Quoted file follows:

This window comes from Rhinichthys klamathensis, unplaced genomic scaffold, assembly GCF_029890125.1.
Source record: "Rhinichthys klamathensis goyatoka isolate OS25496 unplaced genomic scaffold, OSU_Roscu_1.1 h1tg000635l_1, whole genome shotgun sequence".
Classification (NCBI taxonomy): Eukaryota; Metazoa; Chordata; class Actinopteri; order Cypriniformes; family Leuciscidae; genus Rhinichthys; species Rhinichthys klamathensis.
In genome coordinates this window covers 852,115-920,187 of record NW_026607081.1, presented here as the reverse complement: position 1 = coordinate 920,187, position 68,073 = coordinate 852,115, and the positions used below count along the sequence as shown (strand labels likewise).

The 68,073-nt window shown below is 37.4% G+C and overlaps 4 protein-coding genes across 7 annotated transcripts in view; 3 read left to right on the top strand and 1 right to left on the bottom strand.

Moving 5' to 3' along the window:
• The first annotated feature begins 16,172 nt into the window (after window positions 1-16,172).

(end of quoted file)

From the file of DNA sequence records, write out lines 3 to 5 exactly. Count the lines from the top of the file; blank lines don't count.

Classification (NCBI taxonomy): Eukaryota; Metazoa; Chordata; class Actinopteri; order Cypriniformes; family Leuciscidae; genus Rhinichthys; species Rhinichthys klamathensis.
In genome coordinates this window covers 852,115-920,187 of record NW_026607081.1, presented here as the reverse complement: position 1 = coordinate 920,187, position 68,073 = coordinate 852,115, and the positions used below count along the sequence as shown (strand labels likewise).

The 68,073-nt window shown below is 37.4% G+C and overlaps 4 protein-coding genes across 7 annotated transcripts in view; 3 read left to right on the top strand and 1 right to left on the bottom strand.